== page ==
Short Sales One Way to Avoid a Foreclosure

(LONG VALLEY, N.J.)  Sept. 30, 2011 — People sell their homes for a variety of reasons. Among the toughest situations is the person who is behind or struggling with payments because of job loss, divorce or other problems. While the popular wisdom is that people can just abandon a home, walking away will lead to a foreclosure that sparks devastating long- and short-term financial, tax and legal implications for the former property owner.

An experienced seller’s agent can help you avoid such a desperate move. Among the options is a “short sale.” In a short sale, the bank allows you to sell your home for less than what you owe. The bank forgives the difference and you walk away with a smaller impact on your credit than you would with a foreclosure and nobody is chasing you for damages.

When I first started encountering short sales, the banks were the biggest problem. Bankers had no idea how to handle short-sales. Files were missing, banks had no system for tracking documents and everything was hand-written. It was a mess and nothing was consistent. In those early days, I had one bank approve a $250,000 loss in three weeks and another take more than a year to decide on a loss of $50,000.

Things have gotten better and banks now have standardized the process. A short sale can happen in 90 days from application to closing. These transactions, however, aren’t the norm and require an experienced attorney and Realtor to negotiate with the lenders. You also can’t get away with accepting any offer. Banks bring in an appraiser to make sure the home sells within an acceptable range of market value.

Even the federal government has gotten into the short-sale act. The Home Affordable Modification Program (HAFA) was created last year to help homeowners who apply for but do not qualify for a loan modification. The rules are:

  •  The property is your principal residence;
  • The mortgage on it was originated before Jan. 1, 2009;
  • The mortgage is owned or guaranteed by Fannie Mae or Freddie Mac;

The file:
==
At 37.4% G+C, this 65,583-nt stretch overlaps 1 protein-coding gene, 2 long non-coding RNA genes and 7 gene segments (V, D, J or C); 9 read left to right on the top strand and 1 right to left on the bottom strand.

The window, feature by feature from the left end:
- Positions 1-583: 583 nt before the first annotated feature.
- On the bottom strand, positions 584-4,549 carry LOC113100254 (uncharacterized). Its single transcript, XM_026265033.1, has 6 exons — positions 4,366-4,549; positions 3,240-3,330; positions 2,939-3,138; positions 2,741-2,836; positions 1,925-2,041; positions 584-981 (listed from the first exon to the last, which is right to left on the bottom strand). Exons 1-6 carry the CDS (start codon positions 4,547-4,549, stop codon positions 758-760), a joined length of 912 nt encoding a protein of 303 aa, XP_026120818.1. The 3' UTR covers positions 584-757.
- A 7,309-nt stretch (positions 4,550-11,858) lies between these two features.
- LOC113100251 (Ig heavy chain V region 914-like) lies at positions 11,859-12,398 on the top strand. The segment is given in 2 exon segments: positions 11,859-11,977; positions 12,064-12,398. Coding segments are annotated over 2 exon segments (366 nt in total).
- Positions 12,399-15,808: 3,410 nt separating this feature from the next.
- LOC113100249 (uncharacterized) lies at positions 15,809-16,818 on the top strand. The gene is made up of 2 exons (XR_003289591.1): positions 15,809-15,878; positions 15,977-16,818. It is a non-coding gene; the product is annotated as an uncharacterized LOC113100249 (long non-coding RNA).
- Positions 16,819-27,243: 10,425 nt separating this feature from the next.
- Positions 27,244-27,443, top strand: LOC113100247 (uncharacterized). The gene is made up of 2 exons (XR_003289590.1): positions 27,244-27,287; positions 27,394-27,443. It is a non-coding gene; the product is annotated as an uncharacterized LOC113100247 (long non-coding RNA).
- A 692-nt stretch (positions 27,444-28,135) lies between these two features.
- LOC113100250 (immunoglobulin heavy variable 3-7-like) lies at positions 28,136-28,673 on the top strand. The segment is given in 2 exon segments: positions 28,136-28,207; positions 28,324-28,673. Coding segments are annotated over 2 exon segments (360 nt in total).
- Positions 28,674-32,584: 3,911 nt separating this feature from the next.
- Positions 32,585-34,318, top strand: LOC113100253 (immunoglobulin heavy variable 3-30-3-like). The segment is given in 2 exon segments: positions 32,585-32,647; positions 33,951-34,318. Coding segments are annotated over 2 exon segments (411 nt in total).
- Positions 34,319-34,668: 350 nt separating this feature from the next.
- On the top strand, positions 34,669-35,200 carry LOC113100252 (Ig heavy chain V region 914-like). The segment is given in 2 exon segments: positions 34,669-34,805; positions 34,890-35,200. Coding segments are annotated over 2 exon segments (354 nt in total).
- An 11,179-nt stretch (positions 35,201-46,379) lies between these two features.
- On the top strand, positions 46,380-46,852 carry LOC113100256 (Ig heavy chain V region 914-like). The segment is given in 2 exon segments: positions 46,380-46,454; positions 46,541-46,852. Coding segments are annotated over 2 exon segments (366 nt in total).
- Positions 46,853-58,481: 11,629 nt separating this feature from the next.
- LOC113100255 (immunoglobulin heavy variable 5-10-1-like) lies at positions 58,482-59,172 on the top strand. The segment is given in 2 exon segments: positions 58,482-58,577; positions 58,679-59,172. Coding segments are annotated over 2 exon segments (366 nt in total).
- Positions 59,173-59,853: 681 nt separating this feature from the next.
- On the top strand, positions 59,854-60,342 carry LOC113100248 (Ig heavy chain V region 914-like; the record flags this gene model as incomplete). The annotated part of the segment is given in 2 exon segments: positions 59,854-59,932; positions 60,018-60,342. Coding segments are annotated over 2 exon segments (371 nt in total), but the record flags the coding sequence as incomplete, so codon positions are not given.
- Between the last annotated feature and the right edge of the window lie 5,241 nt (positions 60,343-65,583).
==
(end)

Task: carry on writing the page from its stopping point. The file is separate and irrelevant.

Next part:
• You are delinquent in your payments or default is foreseeable;
  • You can demonstrate hardship;
  • Your total monthly housing payment exceeds 31 percent of your gross income;
  • The unpaid principal does not exceed $729,750.

Talk to an experienced real estate agent about selling your home as a short sale. It’s not the best way to sell a home, but it’s better than a foreclosure.

By the way, the government considers any debt you don’t pay as income. Expect a 1099 IRS form from the bank for the amount of the shortfall that is forgiven. More information about that is here.

Buyers know there still are bargains to be found among short sales. They need flexibility because there’s no guaranteed closing date and they must be willing to accept some up-front expenses such as attorney’s fees, home inspections and so forth. Buyers need to make a reasonable offer because of the banks are using appraisers now.

The good news is that the majority of homes have been well maintained and there aren’t many surprises. That’s because, unlike a foreclosure, the seller usually occupies the property until the closing and agrees to maintain it.

As with the seller, buyers need an experienced real estate agent to properly represent them. And the HAFA rules, while mostly aimed at the seller, also impact the buyer:

  •  Buyers must present documentation of funds or a pre-approval letter from a lender. The seller will need to present this to his or her lender within three days of receiving the offer.
  • Lenders must approve or deny the offer for the home within 10 business days.
  • Settlement must take place within a reasonable period, but the lender cannot require a closing earlier than 45 days from the date of the sales contract unless the homeowner agrees.
  • If you buy property under this act, you can’t sell it again for 90 days.
  • Sellers can’t sell the property to a relative or anyone else with whom they have a close personal or business relationship.

Buying and selling real estate is complicated in the best of conditions. Short sales make the waters muddier. You’ll need an experienced agent, like those on the Holmquist Team, to guide you through the process.

By the way, you have nothing to gain by paying a third party to supply you with lists of foreclosures or so-called pre-foreclosures. Homes that are foreclosed and homes where the seller wants to sell short will be listed on the Multiple Listing Service when they are available. Your agent will watch for them and alert you. Those third-party sites just take your money.


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